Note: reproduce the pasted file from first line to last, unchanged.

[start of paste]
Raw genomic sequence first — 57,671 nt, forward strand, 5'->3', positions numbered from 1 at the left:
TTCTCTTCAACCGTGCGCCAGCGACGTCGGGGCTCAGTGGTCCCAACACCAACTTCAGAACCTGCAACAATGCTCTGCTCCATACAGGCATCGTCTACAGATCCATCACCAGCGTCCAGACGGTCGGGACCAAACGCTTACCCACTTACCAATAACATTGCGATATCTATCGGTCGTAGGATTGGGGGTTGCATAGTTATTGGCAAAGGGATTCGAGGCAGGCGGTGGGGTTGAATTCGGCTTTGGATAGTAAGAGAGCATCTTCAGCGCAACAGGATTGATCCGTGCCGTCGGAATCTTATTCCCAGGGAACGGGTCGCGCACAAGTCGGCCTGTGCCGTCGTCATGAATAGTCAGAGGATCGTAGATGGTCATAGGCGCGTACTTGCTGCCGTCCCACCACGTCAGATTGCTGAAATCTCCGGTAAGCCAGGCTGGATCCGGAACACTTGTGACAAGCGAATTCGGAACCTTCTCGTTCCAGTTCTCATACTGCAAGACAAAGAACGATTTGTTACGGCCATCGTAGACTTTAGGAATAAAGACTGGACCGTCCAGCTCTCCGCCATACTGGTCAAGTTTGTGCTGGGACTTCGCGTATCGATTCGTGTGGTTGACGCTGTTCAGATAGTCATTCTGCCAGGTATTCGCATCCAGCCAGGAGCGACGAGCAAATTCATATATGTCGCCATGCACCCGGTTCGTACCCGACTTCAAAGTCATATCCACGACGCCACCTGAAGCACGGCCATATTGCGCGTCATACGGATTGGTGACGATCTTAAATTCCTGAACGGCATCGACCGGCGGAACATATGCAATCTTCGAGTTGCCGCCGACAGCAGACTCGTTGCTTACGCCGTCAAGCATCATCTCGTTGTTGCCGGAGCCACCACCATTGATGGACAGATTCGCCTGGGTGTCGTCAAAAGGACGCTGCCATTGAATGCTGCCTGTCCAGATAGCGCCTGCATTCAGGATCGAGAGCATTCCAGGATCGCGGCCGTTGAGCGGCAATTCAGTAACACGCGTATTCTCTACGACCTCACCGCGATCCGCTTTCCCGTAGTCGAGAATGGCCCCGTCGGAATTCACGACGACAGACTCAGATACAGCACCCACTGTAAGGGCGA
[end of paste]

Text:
Raw genomic sequence first — 57,671 nt, forward strand, 5'->3', positions numbered from 1 at the left:
TTCTCTTCAACCGTGCGCCAGCGACGTCGGGGCTCAGTGGTCCCAACACCAACTTCAGAACCTGCAACAATGCTCTGCTCCATACAGGCATCGTCTACAGATCCATCACCAGCGTCCAGACGGTCGGGACCAAACGCTTACCCACTTACCAATAACATTGCGATATCTATCGGTCGTAGGATTGGGGGTTGCATAGTTATTGGCAAAGGGATTCGAGGCAGGCGGTGGGGTTGAATTCGGCTTTGGATAGTAAGAGAGCATCTTCAGCGCAACAGGATTGATCCGTGCCGTCGGAATCTTATTCCCAGGGAACGGGTCGCGCACAAGTCGGCCTGTGCCGTCGTCATGAATAGTCAGAGGATCGTAGATGGTCATAGGCGCGTACTTGCTGCCGTCCCACCACGTCAGATTGCTGAAATCTCCGGTAAGCCAGGCTGGATCCGGAACACTTGTGACAAGCGAATTCGGAACCTTCTCGTTCCAGTTCTCATACTGCAAGACAAAGAACGATTTGTTACGGCCATCGTAGACTTTAGGAATAAAGACTGGACCGTCCAGCTCTCCGCCATACTGGTCAAGTTTGTGCTGGGACTTCGCGTATCGATTCGTGTGGTTGACGCTGTTCAGATAGTCATTCTGCCAGGTATTCGCATCCAGCCAGGAGCGACGAGCAAATTCATATATGTCGCCATGCACCCGGTTCGTACCCGACTTCAAAGTCATATCCACGACGCCACCTGAAGCACGGCCATATTGCGCGTCATACGGATTGGTGACGATCTTAAATTCCTGAACGGCATCGACCGGCGGAACATATGCAATCTTCGAGTTGCCGCCGACAGCAGACTCGTTGCTTACGCCGTCAAGCATCATCTCGTTGTTGCCGGAGCCACCACCATTGATGGACAGATTCGCCTGGGTGTCGTCAAAAGGACGCTGCCATTGAATGCTGCCTGTCCAGATAGCGCCTGCATTCAGGATCGAGAGCATTCCAGGATCGCGGCCGTTGAGCGGCAATTCAGTAACACGCGTATTCTCTACGACCTCACCGCGATCCGCTTTCCCGTAGTCGAGAATGGCCCCGTCGGAATTCACGACGACAGACTCAGATACAGCACCCACTGTAAGGGCGA